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An Advocate’s Guide to CYA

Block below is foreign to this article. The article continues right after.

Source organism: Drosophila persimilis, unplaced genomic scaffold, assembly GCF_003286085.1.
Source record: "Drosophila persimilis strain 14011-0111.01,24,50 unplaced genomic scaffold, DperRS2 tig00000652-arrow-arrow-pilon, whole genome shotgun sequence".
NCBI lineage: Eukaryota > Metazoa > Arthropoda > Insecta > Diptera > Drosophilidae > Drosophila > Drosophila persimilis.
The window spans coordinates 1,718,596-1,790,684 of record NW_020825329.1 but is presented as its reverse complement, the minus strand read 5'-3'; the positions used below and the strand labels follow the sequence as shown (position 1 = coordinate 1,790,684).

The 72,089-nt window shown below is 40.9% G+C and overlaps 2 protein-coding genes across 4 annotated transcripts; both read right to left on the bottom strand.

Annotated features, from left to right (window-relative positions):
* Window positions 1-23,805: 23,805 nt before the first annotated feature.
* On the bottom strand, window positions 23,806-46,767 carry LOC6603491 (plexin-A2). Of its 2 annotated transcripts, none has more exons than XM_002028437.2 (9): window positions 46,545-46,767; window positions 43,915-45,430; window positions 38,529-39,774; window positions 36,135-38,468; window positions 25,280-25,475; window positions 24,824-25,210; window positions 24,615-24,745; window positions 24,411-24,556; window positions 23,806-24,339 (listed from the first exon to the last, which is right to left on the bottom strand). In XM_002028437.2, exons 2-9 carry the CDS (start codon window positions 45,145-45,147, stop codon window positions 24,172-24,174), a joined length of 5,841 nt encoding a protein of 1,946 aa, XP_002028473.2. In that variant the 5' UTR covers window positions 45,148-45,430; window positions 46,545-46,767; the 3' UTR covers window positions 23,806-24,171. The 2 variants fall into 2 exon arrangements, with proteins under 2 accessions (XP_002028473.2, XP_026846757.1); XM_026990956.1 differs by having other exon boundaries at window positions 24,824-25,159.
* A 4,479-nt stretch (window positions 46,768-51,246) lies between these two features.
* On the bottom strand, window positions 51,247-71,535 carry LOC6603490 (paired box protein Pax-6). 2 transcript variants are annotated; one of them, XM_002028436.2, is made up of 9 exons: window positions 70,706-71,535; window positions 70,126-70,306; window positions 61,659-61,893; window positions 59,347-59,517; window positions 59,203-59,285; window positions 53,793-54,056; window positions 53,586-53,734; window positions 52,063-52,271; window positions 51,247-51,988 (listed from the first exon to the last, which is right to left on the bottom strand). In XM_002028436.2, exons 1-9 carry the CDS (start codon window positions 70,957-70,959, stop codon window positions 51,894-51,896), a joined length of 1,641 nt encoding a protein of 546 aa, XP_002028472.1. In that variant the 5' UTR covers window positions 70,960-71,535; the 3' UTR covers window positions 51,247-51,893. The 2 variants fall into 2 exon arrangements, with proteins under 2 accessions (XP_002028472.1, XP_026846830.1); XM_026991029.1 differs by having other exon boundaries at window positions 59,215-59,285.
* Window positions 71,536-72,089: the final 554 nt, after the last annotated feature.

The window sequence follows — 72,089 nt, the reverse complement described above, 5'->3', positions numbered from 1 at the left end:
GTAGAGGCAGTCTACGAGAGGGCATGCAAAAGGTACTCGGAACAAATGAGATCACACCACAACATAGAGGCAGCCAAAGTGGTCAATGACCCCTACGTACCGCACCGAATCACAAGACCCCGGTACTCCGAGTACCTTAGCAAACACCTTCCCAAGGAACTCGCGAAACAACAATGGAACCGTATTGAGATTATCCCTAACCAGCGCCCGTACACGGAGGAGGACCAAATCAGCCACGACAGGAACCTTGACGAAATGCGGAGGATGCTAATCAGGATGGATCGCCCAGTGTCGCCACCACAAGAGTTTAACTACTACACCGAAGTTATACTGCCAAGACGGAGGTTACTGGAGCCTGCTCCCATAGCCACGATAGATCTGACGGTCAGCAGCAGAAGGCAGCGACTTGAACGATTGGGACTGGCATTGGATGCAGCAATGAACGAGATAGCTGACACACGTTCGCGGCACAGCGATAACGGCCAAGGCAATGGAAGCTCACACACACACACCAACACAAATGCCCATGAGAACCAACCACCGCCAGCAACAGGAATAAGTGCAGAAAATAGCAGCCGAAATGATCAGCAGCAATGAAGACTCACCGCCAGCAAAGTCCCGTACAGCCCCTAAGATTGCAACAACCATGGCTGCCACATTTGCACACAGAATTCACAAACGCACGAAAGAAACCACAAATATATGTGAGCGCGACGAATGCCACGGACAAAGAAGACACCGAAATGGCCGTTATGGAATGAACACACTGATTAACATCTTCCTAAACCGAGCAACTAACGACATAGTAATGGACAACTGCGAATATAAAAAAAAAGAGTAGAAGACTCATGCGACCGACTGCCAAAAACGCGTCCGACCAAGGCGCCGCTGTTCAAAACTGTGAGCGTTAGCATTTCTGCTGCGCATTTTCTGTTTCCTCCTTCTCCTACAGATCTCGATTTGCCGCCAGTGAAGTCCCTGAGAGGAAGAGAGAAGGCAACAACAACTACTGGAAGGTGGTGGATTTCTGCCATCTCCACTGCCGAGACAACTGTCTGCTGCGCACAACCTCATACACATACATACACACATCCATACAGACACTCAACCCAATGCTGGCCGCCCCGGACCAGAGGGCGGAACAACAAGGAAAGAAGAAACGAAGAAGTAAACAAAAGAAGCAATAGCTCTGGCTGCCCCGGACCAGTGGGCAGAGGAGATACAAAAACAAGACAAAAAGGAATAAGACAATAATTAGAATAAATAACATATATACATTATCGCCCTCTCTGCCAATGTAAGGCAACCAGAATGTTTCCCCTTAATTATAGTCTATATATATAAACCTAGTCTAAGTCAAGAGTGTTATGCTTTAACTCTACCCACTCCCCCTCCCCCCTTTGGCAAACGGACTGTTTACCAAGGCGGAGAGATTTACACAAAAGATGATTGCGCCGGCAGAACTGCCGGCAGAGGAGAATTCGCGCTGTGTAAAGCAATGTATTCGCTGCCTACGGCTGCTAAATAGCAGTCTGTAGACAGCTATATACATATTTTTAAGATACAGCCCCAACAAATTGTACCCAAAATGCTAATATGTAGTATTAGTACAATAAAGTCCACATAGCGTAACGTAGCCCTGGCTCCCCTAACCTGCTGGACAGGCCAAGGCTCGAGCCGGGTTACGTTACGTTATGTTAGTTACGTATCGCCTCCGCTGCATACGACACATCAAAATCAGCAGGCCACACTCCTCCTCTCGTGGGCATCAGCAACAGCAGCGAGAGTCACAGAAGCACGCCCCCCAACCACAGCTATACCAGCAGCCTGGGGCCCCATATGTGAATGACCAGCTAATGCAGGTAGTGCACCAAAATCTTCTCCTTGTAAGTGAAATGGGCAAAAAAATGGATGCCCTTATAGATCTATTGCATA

One of the simplest best practices for patient advocates is also the one with the fuzziest line. Sometimes it can be difficult to know at what point that fuzzy line will be crossed, and since crossing it can lead to problems for a client, put a private advocate out of business, or even result in a lawsuit against the advocate, we need clearer definition to be sure we C our own As (that is, CYA = Cover Your A**.) Let me explain. Recently I heard from an advocate member of APHA with a question about billing her client. She had accompanied him to a second opinion appointment, and he had balked at her charges for that service. The client, a man of 70+ years, had depended on his advocate to help him resolve some strange symptoms he was having. So I asked the advocate to walk me through the work. She told me, “Finally I made an appointment for him with a friend of mine who is a dermatologist” …which made me raise my eyebrows… I asked her what sort of discussion she had with her client before she made the appointment. “We didn’t need a discussion. He was having trouble with this, this, and this, and that just made the most sense,” she told me. “He needed another opinion and I thought my friend could provide that.” Except – that’s what the client was disputing. He believed the visit to the dermatologist was a waste of time because no opinion was rendered except a suggestion the client see an endocrinologist instead. Dermatology was the wrong specialty for the symptoms. “Did you talk to your client about other second opinion possibilities?” I asked. “Who decided he should see your friend?” She ignored my question. “Well – I went to the appointment with him so I think he should pay my bill.” (I expect you are beginning to see the problem here…) I asked what made her think he needed a dermatologist. She then described his symptoms, but never mentioned a conversation with her client, or any recommendations that might have…